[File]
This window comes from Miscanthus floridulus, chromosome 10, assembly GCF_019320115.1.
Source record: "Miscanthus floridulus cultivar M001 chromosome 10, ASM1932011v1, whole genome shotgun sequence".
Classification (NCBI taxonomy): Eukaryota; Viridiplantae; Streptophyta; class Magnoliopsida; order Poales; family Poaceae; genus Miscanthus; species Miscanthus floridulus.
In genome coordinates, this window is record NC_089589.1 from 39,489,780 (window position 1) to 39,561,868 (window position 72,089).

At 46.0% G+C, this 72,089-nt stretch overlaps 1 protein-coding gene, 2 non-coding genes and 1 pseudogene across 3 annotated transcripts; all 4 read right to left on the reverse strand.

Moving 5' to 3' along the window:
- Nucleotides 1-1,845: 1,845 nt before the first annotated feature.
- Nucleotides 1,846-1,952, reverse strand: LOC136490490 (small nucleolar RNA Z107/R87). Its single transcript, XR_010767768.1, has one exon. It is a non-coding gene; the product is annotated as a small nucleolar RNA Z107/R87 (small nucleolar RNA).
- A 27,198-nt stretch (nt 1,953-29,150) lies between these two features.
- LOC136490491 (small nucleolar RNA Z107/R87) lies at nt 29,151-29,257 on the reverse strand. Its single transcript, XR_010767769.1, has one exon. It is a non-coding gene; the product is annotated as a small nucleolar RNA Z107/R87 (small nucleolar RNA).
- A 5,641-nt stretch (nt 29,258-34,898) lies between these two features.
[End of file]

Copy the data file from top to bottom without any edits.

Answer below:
This window comes from Miscanthus floridulus, chromosome 10, assembly GCF_019320115.1.
Source record: "Miscanthus floridulus cultivar M001 chromosome 10, ASM1932011v1, whole genome shotgun sequence".
Classification (NCBI taxonomy): Eukaryota; Viridiplantae; Streptophyta; class Magnoliopsida; order Poales; family Poaceae; genus Miscanthus; species Miscanthus floridulus.
In genome coordinates, this window is record NC_089589.1 from 39,489,780 (window position 1) to 39,561,868 (window position 72,089).

At 46.0% G+C, this 72,089-nt stretch overlaps 1 protein-coding gene, 2 non-coding genes and 1 pseudogene across 3 annotated transcripts; all 4 read right to left on the reverse strand.

Moving 5' to 3' along the window:
- Nucleotides 1-1,845: 1,845 nt before the first annotated feature.
- Nucleotides 1,846-1,952, reverse strand: LOC136490490 (small nucleolar RNA Z107/R87). Its single transcript, XR_010767768.1, has one exon. It is a non-coding gene; the product is annotated as a small nucleolar RNA Z107/R87 (small nucleolar RNA).
- A 27,198-nt stretch (nt 1,953-29,150) lies between these two features.
- LOC136490491 (small nucleolar RNA Z107/R87) lies at nt 29,151-29,257 on the reverse strand. Its single transcript, XR_010767769.1, has one exon. It is a non-coding gene; the product is annotated as a small nucleolar RNA Z107/R87 (small nucleolar RNA).
- A 5,641-nt stretch (nt 29,258-34,898) lies between these two features.